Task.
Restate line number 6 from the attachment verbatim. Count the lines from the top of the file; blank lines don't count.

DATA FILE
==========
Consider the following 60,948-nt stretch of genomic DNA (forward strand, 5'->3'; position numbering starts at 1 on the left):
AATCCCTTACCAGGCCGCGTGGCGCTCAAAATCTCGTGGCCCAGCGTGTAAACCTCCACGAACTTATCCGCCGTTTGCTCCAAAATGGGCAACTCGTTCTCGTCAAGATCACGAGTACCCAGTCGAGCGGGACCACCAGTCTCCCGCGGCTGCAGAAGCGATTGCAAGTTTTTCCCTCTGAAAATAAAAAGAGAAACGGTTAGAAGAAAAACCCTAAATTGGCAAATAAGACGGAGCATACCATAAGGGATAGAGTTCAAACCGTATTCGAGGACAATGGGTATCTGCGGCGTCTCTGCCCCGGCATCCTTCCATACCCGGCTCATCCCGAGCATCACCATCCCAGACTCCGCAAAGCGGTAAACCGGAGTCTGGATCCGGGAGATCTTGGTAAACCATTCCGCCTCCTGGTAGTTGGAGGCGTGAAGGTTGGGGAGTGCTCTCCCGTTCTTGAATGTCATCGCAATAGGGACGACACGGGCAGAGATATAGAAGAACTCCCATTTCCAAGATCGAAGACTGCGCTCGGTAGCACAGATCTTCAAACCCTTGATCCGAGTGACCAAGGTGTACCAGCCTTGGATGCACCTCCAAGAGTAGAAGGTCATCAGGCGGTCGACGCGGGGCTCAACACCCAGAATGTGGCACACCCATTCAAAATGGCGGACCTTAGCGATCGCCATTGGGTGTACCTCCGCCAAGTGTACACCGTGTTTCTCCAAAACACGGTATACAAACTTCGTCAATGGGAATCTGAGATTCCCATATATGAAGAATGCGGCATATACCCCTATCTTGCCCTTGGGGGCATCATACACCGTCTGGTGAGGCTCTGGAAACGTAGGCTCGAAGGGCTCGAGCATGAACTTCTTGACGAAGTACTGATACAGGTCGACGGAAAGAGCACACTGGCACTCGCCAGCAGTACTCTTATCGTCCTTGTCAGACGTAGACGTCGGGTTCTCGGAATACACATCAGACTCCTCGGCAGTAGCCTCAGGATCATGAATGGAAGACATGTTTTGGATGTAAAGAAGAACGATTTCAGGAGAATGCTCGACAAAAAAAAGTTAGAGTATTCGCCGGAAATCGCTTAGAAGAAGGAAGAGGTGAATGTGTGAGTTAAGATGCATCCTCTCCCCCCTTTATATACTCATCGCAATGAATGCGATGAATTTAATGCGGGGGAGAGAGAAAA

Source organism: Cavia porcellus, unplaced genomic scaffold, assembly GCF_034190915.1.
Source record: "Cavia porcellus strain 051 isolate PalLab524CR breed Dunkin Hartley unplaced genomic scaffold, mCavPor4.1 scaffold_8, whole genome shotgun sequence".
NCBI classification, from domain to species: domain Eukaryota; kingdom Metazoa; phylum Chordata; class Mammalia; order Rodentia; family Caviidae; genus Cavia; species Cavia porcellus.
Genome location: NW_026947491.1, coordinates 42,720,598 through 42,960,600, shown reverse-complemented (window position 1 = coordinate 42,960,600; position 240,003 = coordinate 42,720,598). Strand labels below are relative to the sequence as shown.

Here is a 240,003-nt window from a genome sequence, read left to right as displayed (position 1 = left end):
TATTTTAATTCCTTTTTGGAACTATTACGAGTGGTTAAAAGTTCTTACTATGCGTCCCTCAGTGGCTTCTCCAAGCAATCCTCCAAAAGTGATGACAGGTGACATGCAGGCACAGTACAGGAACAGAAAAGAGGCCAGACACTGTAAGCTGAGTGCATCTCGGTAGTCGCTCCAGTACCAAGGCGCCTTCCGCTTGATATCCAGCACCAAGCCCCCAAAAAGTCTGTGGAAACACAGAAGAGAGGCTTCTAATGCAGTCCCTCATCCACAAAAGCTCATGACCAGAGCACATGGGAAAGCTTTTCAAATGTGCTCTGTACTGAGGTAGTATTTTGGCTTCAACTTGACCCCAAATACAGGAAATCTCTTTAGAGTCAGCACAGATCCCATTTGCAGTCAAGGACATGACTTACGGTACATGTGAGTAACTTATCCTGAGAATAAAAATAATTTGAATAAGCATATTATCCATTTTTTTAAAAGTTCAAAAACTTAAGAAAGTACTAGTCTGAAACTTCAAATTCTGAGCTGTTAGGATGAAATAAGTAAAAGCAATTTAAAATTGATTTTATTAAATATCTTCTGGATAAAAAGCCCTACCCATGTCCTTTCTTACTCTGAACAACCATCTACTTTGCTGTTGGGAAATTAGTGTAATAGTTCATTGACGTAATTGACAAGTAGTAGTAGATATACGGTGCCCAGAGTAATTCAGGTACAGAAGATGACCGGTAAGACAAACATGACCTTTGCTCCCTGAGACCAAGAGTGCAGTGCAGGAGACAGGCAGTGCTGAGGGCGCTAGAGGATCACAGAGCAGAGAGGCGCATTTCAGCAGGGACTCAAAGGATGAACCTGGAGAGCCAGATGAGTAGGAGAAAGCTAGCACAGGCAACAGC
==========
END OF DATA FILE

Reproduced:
Genome location: NW_026947491.1, coordinates 42,720,598 through 42,960,600, shown reverse-complemented (window position 1 = coordinate 42,960,600; position 240,003 = coordinate 42,720,598). Strand labels below are relative to the sequence as shown.